Pass by reference?

Dale Strickland-Clark dale at out-think.NOSPAMco.uk
Thu May 25 13:58:33 CEST 2000


Interesting. That makes things a bit clearer.

Thanks to all of you who took the time to explain.

--
Dale Strickland-Clark
Out-Think Ltd, UK
Business Technology Consultants

Dale Strickland-Clark <dale at out-think.NOSPAMco.uk> wrote in message
news:8gin25$sfe$1 at supernews.com...
> There isn't much else that's relevant around this statement.
>
> DBCon is an ADO connection object. This statement deletes some rows in a
> database and should return the number deleted in delcnt - the second
> argument. However, delcnt is always zero regardless of actual count
deleted.
>
>     delcnt = 0
>     print DBCon.Execute("delete from parts where path='%s' and drive='%s'"
%
> (path, drive), delcnt, 1)
>     print delcnt
>
> However, I stuck a print statement on the front to see what was returned
and
> found a list of two items, the second of which is the count I want - but
why
> isn't it returned where it should be?
>
> Also the following program proves to me that arguments are passed by value
> and not by reference:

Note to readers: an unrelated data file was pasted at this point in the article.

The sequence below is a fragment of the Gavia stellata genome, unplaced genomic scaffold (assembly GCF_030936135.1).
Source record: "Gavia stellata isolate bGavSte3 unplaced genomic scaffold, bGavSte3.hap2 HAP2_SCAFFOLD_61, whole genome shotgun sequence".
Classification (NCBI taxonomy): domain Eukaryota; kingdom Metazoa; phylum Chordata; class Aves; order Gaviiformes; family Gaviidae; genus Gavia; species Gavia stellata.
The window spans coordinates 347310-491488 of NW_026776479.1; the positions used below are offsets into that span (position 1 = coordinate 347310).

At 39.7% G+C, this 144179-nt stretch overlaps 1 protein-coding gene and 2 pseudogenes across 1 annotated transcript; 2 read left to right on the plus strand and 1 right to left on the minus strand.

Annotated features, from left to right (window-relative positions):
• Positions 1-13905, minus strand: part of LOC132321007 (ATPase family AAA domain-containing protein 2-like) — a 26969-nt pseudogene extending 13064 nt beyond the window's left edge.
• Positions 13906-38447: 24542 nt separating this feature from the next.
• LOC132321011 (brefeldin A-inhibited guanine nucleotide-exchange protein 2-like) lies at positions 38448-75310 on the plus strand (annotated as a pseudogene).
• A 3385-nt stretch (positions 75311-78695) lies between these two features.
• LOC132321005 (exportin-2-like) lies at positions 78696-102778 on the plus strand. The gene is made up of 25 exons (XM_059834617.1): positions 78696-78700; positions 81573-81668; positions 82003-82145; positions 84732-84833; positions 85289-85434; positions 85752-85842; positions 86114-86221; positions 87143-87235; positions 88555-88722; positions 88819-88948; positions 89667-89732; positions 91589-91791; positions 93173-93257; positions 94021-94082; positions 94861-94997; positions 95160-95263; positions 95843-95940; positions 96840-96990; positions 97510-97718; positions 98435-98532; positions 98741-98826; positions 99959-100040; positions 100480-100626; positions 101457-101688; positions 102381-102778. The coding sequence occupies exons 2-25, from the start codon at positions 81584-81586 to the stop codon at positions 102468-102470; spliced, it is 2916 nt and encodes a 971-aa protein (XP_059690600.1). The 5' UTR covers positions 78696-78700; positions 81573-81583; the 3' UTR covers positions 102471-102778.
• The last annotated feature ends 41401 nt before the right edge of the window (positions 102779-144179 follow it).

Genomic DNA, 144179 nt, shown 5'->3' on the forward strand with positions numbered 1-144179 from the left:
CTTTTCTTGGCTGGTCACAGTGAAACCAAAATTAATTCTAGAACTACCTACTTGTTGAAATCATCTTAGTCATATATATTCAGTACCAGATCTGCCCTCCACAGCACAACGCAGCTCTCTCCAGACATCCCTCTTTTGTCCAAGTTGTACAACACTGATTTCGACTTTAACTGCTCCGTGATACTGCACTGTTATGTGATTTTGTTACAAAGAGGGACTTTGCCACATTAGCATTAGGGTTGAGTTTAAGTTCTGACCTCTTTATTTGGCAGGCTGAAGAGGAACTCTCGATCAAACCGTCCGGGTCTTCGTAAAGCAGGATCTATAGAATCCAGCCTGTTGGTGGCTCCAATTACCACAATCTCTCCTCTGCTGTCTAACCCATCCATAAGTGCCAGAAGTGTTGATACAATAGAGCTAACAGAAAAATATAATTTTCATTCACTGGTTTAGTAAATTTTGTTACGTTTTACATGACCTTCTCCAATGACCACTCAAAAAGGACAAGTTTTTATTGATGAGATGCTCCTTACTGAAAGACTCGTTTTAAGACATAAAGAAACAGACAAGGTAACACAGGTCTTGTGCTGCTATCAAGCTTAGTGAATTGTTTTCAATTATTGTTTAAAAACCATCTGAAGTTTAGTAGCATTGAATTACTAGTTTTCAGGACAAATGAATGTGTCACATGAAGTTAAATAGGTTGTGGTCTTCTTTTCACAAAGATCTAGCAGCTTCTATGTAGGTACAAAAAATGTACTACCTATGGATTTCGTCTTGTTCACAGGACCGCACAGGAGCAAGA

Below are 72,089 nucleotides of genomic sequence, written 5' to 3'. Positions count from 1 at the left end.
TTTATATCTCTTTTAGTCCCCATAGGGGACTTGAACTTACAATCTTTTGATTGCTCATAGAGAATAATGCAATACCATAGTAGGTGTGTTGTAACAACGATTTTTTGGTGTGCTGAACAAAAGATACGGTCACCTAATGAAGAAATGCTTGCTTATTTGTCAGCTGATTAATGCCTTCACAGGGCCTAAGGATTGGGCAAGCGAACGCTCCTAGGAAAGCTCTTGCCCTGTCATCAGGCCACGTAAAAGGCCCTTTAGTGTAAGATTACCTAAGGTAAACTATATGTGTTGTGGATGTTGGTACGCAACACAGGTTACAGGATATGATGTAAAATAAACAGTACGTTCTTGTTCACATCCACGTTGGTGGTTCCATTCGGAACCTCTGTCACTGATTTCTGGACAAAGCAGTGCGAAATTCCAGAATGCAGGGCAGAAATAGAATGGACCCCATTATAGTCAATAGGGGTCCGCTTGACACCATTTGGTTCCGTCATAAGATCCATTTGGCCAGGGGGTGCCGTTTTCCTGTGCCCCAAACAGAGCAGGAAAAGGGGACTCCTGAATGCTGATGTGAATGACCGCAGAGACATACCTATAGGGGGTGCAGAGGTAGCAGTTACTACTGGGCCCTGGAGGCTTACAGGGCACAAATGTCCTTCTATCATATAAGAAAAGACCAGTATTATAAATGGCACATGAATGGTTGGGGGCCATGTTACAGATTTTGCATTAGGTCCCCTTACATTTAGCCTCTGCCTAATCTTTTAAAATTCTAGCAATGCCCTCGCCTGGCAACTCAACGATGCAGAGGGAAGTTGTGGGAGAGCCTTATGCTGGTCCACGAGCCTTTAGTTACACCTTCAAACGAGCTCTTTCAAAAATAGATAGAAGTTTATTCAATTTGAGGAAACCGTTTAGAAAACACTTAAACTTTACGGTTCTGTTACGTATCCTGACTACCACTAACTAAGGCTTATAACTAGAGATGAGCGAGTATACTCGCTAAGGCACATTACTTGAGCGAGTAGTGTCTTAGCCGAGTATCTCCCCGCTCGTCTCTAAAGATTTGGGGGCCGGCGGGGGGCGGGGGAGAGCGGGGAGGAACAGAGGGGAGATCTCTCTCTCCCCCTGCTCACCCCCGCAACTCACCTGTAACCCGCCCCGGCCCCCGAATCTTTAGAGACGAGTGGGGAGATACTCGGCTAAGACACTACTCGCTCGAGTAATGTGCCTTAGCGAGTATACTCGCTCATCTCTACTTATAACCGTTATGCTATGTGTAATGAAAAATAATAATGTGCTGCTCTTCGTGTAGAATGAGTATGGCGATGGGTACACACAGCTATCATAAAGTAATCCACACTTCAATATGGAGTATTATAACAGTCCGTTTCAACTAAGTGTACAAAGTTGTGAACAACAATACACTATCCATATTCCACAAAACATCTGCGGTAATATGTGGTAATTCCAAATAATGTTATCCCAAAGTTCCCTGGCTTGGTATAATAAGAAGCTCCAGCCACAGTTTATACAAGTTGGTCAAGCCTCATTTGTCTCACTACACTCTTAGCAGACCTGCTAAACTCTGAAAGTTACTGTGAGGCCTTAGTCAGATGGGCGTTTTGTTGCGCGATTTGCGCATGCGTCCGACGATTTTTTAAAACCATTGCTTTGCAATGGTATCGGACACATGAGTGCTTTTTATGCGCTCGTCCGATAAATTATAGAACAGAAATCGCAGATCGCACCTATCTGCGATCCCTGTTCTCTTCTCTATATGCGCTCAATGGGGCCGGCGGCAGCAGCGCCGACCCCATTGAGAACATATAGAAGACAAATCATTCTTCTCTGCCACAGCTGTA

>
> def wibble(var):
>     var = 1
>
> x = 0
> wibble(x)
> print x
>
> It prints 0 showing that the assignment in wibble is made to a copy of x
>
> So - how do I pass a variable to a function/subroutine/method by
reference?
>
> Thanks for any insight into this.
>
> --
> Dale Strickland-Clark
> Out-Think Ltd, UK
> Business Technology Consultants
>
>
>
> Shae Erisson <shapr at uab.edu> wrote in message
> news:392C683E.AF7398D4 at uab.edu...
> > Dale Strickland-Clark wrote:
> > >
> > > How do I pass a value by reference so the called routine can update
it?
> > >
> > > Here's an extract from a routine that uses ADO on NT to access a
> database.
> > > ADO will return the number of records deleted in the second parameter
> but
> > > it's not working like this.
> > >
> > >     DBCon.Execute("delete from parts where path='%s' and drive='%s'" %
> > > (drive, path), delcnt)
> >
> > That's not enough information for me to figure out what's wrong... can
> > you post five to ten lines of code and what you think they should do?
> >
> > for every case I've ever seen, pass by reference is the norm in python.
> > you can explicity make a copy of a variable if you like though.
> >
> > here's a quick demo using the 'is' operator:
> >
> > class TestClass():
> >     def update(self, val):
> >         self.strx = val
> >
> > >>> testy = TestClass()
> > >>> x = 4
> > >>> testy.update(x)
> > >>> x is testy.strx
> > 1
> >
> > The 'is' operator returns 1 (aka true) if the two references point to
> > the same thing, which means they 'is' the same thing.
> >
> >
> > I've heard that the Redneck version of Python (they read Py3K as PyKKK)
> > returns "ain't" for false.
> >
> > I-have-the-right-to-make-fun-of-my-home-state!'ly y'rs
> > --
> > sHae mAtijs eRisson (sHae at wEbwitchEs.coM) gEnius fOr hIre
> > Control - 9 out of 10 Freaks prefer it.
> >
>
>





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